Trita Parsi is an award-winning author and the 2010 recipient of the Grawemeyer Award for Ideas Improving World Order. He is the founder and president of the National Iranian American Council and an expert on US-Iranian relations, Iranian foreign politics, and the geopolitics of the Middle East. He is the author of Treacherous Alliance: The Secret Dealings of Iran, Israel and the United States (Yale University Press 2007), for which he conducted more than 130 interviews with senior Israeli, Iranian and American decision-makers. Treacherous Alliance is the silver medal winner of the 2008 Arthur Ross Book Award from the Council on Foreign Relations.

    Parsi's second book A Single Roll of the Dice - Obama's Diplomacy with Iran (Yale University Press) was released early 2012 and was selected by Foreign Affairs journal as the Best Book of 2012 on the Middle East.

    His latest book - Losing an Enemy: Obama, Iran and the Triumph of Diplomacy (Yale University Press, 2017) - reveals the behind the scenes story to the historic nuclear deal with Iran.

    Parsi was born in Iran but moved with his family at the age of four to Sweden in order to escape political repression in Iran. His father was an outspoken academic who was jailed by the Shah and then by the Ayatollah. He moved to the United States as an adult and studied foreign policy at Johns Hopkins’ School for Advanced International Studies where he received his Ph.D.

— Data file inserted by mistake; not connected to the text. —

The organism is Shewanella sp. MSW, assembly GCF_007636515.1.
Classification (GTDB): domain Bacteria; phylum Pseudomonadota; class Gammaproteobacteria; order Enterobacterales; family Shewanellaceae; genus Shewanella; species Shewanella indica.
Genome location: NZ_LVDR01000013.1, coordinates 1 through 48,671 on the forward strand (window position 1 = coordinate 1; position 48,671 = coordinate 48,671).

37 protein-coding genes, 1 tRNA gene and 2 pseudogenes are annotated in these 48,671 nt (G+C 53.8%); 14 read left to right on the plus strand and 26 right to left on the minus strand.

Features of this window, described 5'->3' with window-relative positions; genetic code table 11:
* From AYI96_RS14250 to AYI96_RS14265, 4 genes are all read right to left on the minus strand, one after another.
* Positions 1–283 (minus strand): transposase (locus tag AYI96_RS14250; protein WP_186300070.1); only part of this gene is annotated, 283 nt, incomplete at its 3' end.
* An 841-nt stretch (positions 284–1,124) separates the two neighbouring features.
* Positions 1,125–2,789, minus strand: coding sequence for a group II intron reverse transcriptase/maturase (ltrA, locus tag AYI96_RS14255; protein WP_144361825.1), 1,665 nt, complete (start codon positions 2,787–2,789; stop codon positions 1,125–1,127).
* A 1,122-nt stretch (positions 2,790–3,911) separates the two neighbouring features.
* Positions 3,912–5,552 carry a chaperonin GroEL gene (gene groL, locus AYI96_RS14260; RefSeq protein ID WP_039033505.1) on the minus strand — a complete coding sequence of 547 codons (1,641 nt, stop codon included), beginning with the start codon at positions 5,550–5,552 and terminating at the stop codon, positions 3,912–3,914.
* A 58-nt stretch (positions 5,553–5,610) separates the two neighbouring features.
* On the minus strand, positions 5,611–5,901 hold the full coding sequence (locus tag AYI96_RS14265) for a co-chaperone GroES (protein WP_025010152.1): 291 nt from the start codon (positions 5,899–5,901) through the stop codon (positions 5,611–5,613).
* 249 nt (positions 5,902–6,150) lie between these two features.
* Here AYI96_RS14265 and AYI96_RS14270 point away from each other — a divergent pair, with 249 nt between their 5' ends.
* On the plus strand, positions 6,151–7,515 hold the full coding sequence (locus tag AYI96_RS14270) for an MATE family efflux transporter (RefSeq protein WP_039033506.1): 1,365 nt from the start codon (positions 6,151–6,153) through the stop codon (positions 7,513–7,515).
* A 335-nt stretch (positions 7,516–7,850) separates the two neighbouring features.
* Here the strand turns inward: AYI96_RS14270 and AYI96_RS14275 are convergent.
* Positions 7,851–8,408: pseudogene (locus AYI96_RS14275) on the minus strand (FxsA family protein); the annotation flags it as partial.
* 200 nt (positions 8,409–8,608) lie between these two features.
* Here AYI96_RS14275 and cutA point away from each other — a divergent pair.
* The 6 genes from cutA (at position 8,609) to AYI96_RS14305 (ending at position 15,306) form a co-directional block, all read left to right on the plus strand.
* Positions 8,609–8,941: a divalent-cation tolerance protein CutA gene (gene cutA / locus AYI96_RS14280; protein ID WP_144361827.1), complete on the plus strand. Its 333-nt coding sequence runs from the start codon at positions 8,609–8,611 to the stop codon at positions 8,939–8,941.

He founded NIAC to provide a non-partisan, non-profit organization through which Iranian-Americans could participate in American civic life. NIAC is a vocal proponent of dialogue and engagement between the US and Iran, which Parsi consistently has argued would enhance our national security by helping to stabilize the Middle East and bolster the moderates in Iran.

    Parsi has followed Middle East politics through work in the field and extensive experience on Capitol Hill and at the United Nations. He is frequently consulted by Western and Asian governments on foreign policy matters. Parsi has worked for the Swedish Permanent Mission to the UN, where he served in the Security Council, handling the affairs of Afghanistan, Iraq, Tajikistan and Western Sahara, and in the General Assembly's Third Committee, addressing human rights in Iran, Afghanistan, Myanmar and Iraq.